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California and the West

GOP's Model Governor--Pat Brown

Leadership: Citing Davis' caution, some Republicans speak fondly of the liberal Democrat as builder, doer.


SACRAMENTO — A student of history and practitioner of hyperbole, Republican firebrand Tom McClintock is fond of quoting Edward Gibbon's "Decline and Fall of the Roman Empire" when describing the current state of California.

Once-gleaming roads and aqueducts lie in ruins. Once-proud universities deteriorate from neglect. The slide, the Northridge assemblyman said, came after California's last visionary governor left Sacramento.

"We are still living off his accomplishments," said McClintock, a candidate for state Senate.

Partisan praise for Republican Ronald Reagan? Try Democrat Pat Brown, the personification of postwar liberalism in California.

More than 30 years after he left office, and four years after his death at the age of 90, Brown has undergone a fresh apotheosis in the state capital.

As the years pile on after Brown's landslide loss to Reagan in 1966, his legend as a master builder of free universities, expansive freeways and canals only seems to grow. All the while, criticism of Brown as a free spender and "tower of jelly" soft on the death penalty has all but faded into the revisionist footnotes.

"Those who remember Pat Brown, they remember him fondly," said Jaime Regalado, director of the Pat Brown Institute for Public Affairs at Cal State Los Angeles. "Others remember him more fondly than they did before, perhaps, because they have seen what happened to California, the way the state looks now."

Appreciation of Brown has been growing for years. But with California once again enjoying a budget surplus of a dimension not seen in years, talk has increasingly turned--especially among Republicans--to putting the shine back into Brown's old public works projects.

The latest Brown boom, some Republicans concede, is part GOP strategy to persuade Gov. Gray Davis--a Brown fan but an incrementalist politician--to address long-neglected needs by using more of the ever-expanding surplus to renovate and build schools and roads. And to cut taxes, because state budgets in Brown's day were smaller per person than today's, even after accounting for inflation.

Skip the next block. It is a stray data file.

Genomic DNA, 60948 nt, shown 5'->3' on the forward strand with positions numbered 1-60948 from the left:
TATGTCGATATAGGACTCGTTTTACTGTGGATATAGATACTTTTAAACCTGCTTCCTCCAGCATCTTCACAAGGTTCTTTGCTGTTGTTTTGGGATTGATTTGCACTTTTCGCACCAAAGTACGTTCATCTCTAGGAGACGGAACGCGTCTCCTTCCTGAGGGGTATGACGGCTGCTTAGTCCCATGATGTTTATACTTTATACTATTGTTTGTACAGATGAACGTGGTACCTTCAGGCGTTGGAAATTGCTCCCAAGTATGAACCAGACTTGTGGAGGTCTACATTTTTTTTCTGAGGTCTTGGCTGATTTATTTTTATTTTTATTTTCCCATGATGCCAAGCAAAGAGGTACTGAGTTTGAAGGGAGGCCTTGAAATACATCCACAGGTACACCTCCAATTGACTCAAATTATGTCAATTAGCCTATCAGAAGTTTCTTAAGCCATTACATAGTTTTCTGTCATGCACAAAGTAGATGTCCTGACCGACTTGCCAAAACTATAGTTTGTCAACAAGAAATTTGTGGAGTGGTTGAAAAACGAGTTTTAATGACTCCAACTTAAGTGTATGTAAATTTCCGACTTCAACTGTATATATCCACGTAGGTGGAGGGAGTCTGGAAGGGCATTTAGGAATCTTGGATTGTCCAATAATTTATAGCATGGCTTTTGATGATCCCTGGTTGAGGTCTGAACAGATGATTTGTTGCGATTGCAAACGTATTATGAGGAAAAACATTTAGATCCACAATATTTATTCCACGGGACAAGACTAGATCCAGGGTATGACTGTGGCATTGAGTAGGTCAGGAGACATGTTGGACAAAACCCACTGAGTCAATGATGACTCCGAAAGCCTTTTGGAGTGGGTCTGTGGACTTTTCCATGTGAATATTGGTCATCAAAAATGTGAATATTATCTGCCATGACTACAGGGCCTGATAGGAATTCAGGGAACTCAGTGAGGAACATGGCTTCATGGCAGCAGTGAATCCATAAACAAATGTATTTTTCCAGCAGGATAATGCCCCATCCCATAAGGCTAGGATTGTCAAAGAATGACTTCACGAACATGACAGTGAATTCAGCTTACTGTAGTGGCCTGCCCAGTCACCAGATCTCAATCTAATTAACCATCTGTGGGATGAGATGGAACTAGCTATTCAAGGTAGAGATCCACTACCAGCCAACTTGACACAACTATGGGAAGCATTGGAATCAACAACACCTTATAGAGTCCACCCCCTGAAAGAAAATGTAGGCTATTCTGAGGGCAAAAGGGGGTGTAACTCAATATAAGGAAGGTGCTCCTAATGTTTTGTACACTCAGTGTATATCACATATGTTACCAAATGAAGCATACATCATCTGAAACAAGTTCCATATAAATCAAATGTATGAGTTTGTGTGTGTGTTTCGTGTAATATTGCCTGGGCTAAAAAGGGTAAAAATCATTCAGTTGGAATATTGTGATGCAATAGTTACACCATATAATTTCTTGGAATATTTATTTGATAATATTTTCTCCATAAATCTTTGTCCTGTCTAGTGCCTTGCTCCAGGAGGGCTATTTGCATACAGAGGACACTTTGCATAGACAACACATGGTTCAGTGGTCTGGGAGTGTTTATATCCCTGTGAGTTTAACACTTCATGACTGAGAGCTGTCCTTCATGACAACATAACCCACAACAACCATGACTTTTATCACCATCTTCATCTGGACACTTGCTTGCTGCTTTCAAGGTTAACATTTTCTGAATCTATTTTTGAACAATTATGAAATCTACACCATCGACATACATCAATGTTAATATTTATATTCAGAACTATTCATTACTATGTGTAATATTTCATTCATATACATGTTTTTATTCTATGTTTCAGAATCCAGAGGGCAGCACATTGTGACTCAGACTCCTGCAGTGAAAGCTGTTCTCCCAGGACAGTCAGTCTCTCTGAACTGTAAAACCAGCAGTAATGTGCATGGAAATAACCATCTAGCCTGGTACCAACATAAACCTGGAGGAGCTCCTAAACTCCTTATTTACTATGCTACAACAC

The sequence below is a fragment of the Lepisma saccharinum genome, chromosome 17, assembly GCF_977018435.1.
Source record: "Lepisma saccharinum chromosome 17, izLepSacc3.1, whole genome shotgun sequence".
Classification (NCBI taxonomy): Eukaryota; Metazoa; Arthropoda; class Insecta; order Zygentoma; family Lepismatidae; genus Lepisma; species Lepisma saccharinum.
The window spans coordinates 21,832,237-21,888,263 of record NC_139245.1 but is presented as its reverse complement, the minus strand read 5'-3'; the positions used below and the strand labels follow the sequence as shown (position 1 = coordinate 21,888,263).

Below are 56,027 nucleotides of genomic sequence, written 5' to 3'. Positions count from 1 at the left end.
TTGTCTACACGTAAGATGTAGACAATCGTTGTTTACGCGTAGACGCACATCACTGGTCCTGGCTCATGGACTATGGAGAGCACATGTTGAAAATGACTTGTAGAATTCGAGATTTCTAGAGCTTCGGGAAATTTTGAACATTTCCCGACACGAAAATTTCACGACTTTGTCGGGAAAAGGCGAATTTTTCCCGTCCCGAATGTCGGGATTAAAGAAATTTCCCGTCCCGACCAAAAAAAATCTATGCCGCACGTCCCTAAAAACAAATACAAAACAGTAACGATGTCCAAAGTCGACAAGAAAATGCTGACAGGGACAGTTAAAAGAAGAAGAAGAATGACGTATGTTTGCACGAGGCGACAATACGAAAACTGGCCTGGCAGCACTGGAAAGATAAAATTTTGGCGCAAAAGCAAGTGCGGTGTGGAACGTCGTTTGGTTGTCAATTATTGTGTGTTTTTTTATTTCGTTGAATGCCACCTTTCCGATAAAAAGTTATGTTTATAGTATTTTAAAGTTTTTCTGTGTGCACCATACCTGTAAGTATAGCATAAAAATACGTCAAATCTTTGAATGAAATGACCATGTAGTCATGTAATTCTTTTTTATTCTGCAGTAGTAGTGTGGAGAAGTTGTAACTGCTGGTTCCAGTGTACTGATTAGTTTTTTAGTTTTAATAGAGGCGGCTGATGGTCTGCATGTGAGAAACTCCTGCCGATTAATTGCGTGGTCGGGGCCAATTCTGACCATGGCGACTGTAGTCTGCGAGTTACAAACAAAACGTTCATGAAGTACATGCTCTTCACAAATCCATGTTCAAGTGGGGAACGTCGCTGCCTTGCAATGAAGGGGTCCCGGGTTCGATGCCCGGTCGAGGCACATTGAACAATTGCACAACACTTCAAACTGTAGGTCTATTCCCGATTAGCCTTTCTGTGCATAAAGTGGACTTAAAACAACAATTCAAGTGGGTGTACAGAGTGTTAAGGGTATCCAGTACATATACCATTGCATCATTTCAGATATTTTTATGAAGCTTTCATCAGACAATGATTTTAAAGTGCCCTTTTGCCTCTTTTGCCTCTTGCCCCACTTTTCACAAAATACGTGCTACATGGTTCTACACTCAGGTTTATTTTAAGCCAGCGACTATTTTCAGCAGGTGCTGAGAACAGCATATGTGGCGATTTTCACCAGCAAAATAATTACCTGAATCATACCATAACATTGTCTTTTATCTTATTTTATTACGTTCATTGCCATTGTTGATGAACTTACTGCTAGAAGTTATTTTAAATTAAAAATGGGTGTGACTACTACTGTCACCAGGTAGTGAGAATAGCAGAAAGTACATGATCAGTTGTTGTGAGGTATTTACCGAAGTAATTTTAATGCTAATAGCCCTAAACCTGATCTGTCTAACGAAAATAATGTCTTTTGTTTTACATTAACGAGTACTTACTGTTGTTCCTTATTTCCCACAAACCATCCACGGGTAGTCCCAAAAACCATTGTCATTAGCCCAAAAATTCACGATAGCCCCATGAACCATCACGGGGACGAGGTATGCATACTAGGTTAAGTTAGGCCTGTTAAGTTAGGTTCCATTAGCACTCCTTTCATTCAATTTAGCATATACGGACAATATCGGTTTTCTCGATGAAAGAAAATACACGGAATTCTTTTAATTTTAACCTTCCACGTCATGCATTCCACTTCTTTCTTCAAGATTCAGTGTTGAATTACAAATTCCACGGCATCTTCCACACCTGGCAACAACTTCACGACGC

"If we are trying to appeal to a Democratic governor, it makes more sense to do so by comparing him to a great Democratic governor," said Assembly Minority Leader Scott Baugh (R-Huntington Beach). "That's what you call a leader," he said of Brown. "What is your long-term vision? You'd better have one."

Some Democratic legislators also are making comparisons, frustrated by what they see as Davis' lack of Brown-like vision during a time of wealth and opportunity for California.

"It's time for a leader that is not plodding and prudent," said state Sen. John Vasconcellos (D-Santa Clara), who cut his political teeth as a Brown aide 40 years ago.

"Maybe it's nostalgia," he added, "but I think it is a realization that [Brown] was the kind of leader we are desperately seeking today, someone who is genuine and has that air of authenticity."

Davis loyalists say that in his own, careful way, the governor is thinking big by investing heavily in education and road building through his proposed budget. Davis' proposed budget does, in fact, include proposals to speed up freeway construction--so much so, in fact, that nonpartisan state Legislative Analyst Elizabeth Hill took aim recently, saying Caltrans would not be able to hire and train people fast enough to complete them. Nevertheless, legislators from both parties have criticized Davis' efforts as insufficient.

"Pat Brown was the last great builder that occupied the governor's office before Gov. Davis came along," said Davis Communications Director Phil Trounstine. "I think Gov. Davis will be seen as someone who revitalized the education system and transportation system in California."

Although Brown accomplished much during his ambitious tenure from 1958 to 1966, his victories were no cakewalks. They were hard-fought expenditures of political capital--often pitting him against another legendary Democrat, late Assembly Speaker Jesse "Big Daddy" Unruh.

The results, for which some credit Unruh as much as Brown, were impressive: More than 1,000 miles of freeway. The California Water Project, which moves water from the mountain country of the north to the arid megalopolis of the south. A 50% expansion of the University of California system and six new state colleges.

Some of Brown's moves cost him popularity. But they have been overshadowed by time.

Most notably, Brown, who was philosophically opposed to the death penalty, granted a reprieve to kidnapper-rapist Caryl Chessman, the notorious "Red Light Bandit." He later flip-flopped and dispatched him to the gas chamber--as he did 42 of the 63 capital cases sent to him--but the damage had been done. Brown was booed mercilessly at the start of the 1960 Winter Olympics in Squaw Valley as well as at the opening of Candlestick Park.

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